Mindful of their experience in Massachusetts and the sad example of the neighboring Brothertown Indians, the Mohican leadership stood fast against the leasing of land to
white people. The Brothertowns, ten miles to the east, had become "an unhappy, divided, ruined and undone people" who had leased most of their township for ten years and drink up the rent while having ten English families to one Indian in their town.
Captain Hendrick wrote Timothy Pickering in 1796 that "our young men keep good courage & resolution to go on the way of civilization" but John Konkapot and his brothers
"have been troublesome to the nation -- They have endeavoured to persuade our young men to Join them in leasing our land to white people -- It is our Unanimous agreement never to admit white people on our land -- but it Shall be for our own use & for the use of our grandchildren after us."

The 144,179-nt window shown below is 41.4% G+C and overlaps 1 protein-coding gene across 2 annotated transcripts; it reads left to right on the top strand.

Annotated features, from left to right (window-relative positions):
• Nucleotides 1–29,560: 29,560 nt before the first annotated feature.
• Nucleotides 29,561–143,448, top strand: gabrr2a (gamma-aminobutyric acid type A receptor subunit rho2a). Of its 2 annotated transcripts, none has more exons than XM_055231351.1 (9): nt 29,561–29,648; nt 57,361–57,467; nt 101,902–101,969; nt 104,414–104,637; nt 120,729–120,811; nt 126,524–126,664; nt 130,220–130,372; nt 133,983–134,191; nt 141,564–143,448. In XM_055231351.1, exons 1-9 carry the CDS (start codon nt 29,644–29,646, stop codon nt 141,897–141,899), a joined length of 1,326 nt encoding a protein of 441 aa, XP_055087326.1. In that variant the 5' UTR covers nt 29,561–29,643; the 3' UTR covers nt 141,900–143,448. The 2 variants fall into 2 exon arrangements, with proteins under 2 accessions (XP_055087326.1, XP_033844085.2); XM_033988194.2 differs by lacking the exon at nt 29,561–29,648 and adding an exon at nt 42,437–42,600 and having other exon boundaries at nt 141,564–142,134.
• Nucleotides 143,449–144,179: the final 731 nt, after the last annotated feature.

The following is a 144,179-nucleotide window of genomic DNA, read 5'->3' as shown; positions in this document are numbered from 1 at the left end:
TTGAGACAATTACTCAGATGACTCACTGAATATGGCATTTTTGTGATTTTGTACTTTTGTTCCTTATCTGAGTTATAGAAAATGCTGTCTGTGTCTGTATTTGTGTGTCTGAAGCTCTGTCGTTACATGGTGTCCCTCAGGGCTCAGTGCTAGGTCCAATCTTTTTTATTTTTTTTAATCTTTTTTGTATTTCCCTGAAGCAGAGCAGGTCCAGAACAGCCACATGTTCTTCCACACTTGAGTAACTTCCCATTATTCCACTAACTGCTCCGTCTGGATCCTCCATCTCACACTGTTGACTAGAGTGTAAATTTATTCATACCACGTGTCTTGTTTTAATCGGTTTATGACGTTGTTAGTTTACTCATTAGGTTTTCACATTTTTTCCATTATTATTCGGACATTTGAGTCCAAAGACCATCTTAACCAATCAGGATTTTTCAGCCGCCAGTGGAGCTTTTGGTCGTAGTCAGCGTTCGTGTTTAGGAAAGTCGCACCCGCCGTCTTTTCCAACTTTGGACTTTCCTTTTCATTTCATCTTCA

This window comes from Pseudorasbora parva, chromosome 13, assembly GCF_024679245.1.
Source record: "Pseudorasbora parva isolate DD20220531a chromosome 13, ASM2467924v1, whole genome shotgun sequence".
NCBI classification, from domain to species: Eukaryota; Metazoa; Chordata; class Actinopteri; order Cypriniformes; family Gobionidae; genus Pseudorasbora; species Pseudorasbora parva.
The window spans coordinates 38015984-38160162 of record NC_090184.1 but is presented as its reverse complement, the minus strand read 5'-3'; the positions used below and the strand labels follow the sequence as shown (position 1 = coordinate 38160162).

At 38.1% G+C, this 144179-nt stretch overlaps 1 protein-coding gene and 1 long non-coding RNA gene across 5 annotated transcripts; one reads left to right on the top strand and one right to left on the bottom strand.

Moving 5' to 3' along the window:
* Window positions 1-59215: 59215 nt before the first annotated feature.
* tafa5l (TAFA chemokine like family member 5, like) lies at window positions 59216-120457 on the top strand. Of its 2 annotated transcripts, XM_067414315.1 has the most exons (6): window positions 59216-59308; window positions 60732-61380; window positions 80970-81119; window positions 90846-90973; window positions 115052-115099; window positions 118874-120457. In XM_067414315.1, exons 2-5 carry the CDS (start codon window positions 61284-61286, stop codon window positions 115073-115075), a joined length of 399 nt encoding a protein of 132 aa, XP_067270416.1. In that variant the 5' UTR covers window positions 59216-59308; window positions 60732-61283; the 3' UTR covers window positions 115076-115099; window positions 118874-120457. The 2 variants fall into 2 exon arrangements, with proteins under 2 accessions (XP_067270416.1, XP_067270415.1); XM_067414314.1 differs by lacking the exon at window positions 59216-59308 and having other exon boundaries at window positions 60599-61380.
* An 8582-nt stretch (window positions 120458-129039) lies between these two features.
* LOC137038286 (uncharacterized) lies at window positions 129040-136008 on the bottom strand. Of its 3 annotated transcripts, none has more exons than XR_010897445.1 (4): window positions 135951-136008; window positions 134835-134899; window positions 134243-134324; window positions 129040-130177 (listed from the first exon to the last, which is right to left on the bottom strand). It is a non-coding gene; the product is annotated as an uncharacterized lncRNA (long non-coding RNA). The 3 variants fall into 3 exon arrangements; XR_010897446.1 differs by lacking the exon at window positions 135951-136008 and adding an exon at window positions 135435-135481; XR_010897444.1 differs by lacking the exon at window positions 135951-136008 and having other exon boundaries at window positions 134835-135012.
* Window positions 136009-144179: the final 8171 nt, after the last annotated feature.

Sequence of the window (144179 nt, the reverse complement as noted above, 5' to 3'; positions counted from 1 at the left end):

The Indian policy of New York at this time was determined by state officials "tied to transportation and land interests," especially General Philip Schuyler, who relentlessly
sought Indian lands and worked to extinguish the native title to them. Schuyler was then a very powerful New York State Senator and served as president of the Western Inland Lock Navigation Company. As early as 1793 the builders of that company were trespassing on Oneida land and stripping them of timber. The Quaker, Thomas Eddy, was one of the directors and acted as treasurer of the company. It appears that Eddy was scouting out land for his company when he visited New Stockbridge in 1795 and, as he wrote, "I applied myself with much zeal, in forwarding the views of the company, and in improving the internal navigation of the state." He made several journeys to western New York "to examine the country, as far as Seneca Lake."